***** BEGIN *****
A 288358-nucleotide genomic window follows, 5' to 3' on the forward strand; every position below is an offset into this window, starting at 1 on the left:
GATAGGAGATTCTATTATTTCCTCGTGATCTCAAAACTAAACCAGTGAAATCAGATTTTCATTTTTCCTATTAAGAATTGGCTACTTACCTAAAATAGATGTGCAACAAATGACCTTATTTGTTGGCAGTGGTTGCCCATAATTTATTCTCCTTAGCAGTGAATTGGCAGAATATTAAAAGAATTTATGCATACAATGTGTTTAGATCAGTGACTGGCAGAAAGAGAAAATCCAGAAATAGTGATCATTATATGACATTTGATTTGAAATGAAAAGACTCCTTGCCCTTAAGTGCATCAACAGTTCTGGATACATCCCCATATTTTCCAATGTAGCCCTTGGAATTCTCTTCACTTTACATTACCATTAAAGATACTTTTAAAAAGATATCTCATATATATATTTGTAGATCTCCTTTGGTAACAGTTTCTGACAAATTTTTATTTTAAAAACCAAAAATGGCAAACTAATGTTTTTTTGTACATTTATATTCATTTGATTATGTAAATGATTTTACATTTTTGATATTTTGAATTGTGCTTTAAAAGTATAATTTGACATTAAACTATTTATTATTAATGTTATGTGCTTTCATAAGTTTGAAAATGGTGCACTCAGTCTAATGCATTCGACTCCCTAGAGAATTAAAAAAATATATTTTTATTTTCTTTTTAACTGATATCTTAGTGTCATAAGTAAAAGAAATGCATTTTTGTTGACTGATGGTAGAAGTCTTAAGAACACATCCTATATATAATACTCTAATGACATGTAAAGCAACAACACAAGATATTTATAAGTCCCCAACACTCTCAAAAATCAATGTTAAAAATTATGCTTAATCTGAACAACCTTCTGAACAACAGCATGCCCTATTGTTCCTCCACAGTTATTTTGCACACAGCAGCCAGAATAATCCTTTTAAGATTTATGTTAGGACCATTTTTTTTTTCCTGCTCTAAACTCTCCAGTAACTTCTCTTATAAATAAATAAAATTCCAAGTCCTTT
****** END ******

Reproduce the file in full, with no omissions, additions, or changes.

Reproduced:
A 288358-nucleotide genomic window follows, 5' to 3' on the forward strand; every position below is an offset into this window, starting at 1 on the left:
GATAGGAGATTCTATTATTTCCTCGTGATCTCAAAACTAAACCAGTGAAATCAGATTTTCATTTTTCCTATTAAGAATTGGCTACTTACCTAAAATAGATGTGCAACAAATGACCTTATTTGTTGGCAGTGGTTGCCCATAATTTATTCTCCTTAGCAGTGAATTGGCAGAATATTAAAAGAATTTATGCATACAATGTGTTTAGATCAGTGACTGGCAGAAAGAGAAAATCCAGAAATAGTGATCATTATATGACATTTGATTTGAAATGAAAAGACTCCTTGCCCTTAAGTGCATCAACAGTTCTGGATACATCCCCATATTTTCCAATGTAGCCCTTGGAATTCTCTTCACTTTACATTACCATTAAAGATACTTTTAAAAAGATATCTCATATATATATTTGTAGATCTCCTTTGGTAACAGTTTCTGACAAATTTTTATTTTAAAAACCAAAAATGGCAAACTAATGTTTTTTTGTACATTTATATTCATTTGATTATGTAAATGATTTTACATTTTTGATATTTTGAATTGTGCTTTAAAAGTATAATTTGACATTAAACTATTTATTATTAATGTTATGTGCTTTCATAAGTTTGAAAATGGTGCACTCAGTCTAATGCATTCGACTCCCTAGAGAATTAAAAAAATATATTTTTATTTTCTTTTTAACTGATATCTTAGTGTCATAAGTAAAAGAAATGCATTTTTGTTGACTGATGGTAGAAGTCTTAAGAACACATCCTATATATAATACTCTAATGACATGTAAAGCAACAACACAAGATATTTATAAGTCCCCAACACTCTCAAAAATCAATGTTAAAAATTATGCTTAATCTGAACAACCTTCTGAACAACAGCATGCCCTATTGTTCCTCCACAGTTATTTTGCACACAGCAGCCAGAATAATCCTTTTAAGATTTATGTTAGGACCATTTTTTTTTTCCTGCTCTAAACTCTCCAGTAACTTCTCTTATAAATAAATAAAATTCCAAGTCCTTT